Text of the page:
Adbipatis - (Ind.: Adhipatis aka Ekadashadhipatis) (called "the rulers") For various entities or realms there are rulers called Adhipatis. The epithet refers to the deities' role. See: Ekadashadhipatis. (VM, TR, RG)
Adideva - (Ind.: Adidevah aka Vishnu) called "the one who is the primal deity") One of * the thousand names of the Lord Vishnu...
Adi-Lakshmi - (Ind.: Adi-Lakshmi aka Devi) One of the eight Ashtamahalakshmis who are very popular in the Southern part of India. The other seven are: Gaja-Lakshmi, Vira-Lakshmi, Dhanya-Lakshmi, Santhana-Lakshmi, Vijaya-Lakshmi, Aiswarya-Lakshmi and Dhana-Lakshmi. As such, face/head: one, two eyes, beautiful, kirita-mukuta; arms/hands: four, right Hands hold Lotus (padma), abhaya mudra, left hands hold banner with disc/wheel (chakra-dhvaja), varada mudra; mudra: abhaya, varada; body: mature; legs: two; Asana : vajrasana; ornaments: red garments, necklace (stanahara), garland (mala) or necklace to waist, jeweled girdle (ratna-avyanga), hip wrap, armlet (angada), bracelet (kankana), wristlet, anklet (nupura); color: white; valianeL: padmasana; form of: Lakshmi. See: Ashtamahalakshmis. (JBK, MS, SM)
- (2) - (Ind.: Adi-Lakshmi aka Devi) As such, face/head: one, two eyes, beautiful, kirita-mukuta; arms/hands: four, right hands hold lotus (padma), abhaya mudra, left hands hold obanner with disc/wheel (chakra-dhvaja), varada mudra; mudra: abhaya and varada; body: mature; legs: two; asana: samabhangasana; ornaments: red garments, necklace (stanahara), garland (mala) or necklace to waist, jeweled girdle (ratna-avyanga), hip wrap, armlet (angada), bracelet (kankana), wristlet, anklet (nupura); color: white; vahana: padmasana; form of: Lakshmi. See: Figure 1, p. 2; see: Ashtamahalakshmis. (JBK,MS,SM)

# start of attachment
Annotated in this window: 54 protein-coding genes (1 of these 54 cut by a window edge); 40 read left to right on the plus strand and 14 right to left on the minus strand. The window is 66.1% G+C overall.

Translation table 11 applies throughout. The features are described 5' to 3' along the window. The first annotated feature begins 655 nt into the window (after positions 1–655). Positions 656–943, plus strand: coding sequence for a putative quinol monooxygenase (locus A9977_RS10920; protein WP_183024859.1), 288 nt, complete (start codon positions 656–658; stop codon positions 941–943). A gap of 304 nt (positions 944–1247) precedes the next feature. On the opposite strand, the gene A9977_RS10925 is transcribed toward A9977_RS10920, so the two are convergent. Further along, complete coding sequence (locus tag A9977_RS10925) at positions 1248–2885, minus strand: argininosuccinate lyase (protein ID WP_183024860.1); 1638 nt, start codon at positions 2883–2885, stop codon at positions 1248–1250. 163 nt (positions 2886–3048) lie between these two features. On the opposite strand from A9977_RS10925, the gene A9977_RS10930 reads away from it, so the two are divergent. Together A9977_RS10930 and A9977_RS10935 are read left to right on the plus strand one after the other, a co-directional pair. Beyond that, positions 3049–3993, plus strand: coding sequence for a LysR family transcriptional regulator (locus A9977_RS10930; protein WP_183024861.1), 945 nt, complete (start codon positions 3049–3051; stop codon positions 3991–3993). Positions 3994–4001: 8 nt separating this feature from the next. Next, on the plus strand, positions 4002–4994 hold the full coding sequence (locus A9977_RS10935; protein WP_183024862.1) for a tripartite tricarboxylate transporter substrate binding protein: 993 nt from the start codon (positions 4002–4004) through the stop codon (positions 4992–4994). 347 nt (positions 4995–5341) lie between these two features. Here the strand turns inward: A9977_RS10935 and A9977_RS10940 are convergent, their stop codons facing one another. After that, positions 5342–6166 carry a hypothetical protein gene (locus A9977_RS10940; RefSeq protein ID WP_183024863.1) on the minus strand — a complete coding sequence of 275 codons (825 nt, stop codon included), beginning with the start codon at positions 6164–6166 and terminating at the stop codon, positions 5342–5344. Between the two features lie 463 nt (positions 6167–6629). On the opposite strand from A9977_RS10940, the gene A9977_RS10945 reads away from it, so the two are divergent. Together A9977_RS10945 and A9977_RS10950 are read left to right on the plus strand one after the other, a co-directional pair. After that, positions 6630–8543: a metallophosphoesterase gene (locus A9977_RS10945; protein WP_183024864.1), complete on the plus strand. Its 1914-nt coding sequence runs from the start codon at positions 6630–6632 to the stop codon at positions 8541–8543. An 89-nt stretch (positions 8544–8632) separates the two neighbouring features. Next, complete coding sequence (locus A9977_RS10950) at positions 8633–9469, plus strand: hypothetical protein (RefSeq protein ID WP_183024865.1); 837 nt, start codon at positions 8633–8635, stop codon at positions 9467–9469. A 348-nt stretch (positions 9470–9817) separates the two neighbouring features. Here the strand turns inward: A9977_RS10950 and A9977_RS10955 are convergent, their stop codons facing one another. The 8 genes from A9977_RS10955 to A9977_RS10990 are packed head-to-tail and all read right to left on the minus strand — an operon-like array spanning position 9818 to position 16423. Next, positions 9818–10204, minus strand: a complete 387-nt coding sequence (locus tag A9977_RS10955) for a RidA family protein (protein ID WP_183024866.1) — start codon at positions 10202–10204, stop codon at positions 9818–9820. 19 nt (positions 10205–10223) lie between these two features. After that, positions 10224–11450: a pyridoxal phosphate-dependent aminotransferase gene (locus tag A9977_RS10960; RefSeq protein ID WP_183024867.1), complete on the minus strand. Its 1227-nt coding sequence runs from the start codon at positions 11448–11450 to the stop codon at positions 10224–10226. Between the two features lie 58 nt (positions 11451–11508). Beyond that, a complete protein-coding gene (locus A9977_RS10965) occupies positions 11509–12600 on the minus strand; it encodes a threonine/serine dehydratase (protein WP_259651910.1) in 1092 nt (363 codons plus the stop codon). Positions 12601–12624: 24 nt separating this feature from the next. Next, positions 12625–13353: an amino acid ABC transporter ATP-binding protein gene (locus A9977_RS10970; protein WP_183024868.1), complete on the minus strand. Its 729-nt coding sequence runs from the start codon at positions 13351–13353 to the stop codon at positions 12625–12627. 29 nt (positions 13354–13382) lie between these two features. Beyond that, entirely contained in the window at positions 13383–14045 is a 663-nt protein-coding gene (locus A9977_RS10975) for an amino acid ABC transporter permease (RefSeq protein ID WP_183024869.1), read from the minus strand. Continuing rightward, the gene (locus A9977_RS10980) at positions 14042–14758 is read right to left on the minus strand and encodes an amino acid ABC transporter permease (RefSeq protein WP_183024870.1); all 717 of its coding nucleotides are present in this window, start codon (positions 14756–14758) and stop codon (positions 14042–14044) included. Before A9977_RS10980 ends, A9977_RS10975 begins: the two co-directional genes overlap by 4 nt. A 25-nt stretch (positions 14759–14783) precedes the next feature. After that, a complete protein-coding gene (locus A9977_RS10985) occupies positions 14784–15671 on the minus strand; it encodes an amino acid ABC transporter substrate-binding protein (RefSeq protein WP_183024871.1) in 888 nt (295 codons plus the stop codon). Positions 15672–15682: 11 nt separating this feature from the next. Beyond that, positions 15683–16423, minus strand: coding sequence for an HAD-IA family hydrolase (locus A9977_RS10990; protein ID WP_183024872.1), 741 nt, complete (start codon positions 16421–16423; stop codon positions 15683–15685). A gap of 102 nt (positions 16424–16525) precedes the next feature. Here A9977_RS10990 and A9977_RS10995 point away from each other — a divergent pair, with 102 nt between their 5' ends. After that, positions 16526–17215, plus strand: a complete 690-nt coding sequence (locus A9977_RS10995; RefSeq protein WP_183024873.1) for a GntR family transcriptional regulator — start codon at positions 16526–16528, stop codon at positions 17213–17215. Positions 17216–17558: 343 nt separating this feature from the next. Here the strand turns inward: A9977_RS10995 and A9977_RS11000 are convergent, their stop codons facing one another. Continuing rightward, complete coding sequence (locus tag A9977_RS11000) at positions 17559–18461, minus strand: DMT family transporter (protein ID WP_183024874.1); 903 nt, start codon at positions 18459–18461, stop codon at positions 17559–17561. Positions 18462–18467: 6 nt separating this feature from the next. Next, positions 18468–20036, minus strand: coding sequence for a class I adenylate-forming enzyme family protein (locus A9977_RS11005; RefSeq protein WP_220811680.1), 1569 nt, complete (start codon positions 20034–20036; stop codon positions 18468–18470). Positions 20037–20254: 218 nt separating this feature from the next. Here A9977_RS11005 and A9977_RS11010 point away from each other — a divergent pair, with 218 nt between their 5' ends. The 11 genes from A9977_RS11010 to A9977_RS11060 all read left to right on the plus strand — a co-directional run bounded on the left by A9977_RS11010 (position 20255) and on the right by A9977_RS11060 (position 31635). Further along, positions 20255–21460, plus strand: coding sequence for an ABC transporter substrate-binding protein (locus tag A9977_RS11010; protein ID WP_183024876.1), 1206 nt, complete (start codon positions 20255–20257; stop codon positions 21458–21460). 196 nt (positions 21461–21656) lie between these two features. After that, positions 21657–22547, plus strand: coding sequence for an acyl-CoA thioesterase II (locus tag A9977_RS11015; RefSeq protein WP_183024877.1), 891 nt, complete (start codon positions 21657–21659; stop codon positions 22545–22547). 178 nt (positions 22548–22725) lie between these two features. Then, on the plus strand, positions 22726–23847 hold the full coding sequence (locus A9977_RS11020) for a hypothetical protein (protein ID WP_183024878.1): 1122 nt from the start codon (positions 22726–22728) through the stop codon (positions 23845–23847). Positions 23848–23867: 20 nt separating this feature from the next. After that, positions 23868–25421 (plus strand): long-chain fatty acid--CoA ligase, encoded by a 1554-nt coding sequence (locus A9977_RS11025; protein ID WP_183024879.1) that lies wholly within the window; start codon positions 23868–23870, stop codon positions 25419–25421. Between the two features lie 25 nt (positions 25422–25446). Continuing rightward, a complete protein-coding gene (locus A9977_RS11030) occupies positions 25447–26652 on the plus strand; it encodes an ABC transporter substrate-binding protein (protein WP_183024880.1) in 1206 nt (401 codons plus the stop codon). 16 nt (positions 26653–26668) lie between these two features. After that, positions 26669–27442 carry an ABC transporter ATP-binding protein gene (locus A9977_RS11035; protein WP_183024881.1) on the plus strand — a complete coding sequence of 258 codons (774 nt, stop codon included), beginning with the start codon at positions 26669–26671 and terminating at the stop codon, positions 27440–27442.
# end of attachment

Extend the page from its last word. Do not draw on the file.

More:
Arima - (Ind.: Aruna) (called "the reddish one") A demigod, the half-developed son of Kashyapa and Vinata and the older brother of Garuda. He, like his brother, Garuda, is associated with the sky. Aruna personifies the dawn. His Mother Vinata, one of the consorts of Kashyapa, bore three eggs. The first she broke early and a bolt of brilliant lightening shot forth. The second, in Vinata's impatience, she opened after five-hundred years. It had not completely matured axidAruna came forth, formed except for his feet and ankles which had not fully developed. The third egg matured and produced his brother Garuda. Aruna became the charioteer of Surya, the Sun and he protects the Earth from the full rays of the sun. His consort Shyeni produced Sampati and Jatayu. See: Appendix B; see: Garuda. (RG, TR, MS, ML)
Dakshina Bhairava (Shiva) - (Ind.: Dak$ina Bhairava [Siva] aka. Dakshina) One of the numerous names, variants or epithets applied to or used to describe the deity Dakshina. SeeDakshina. (RG)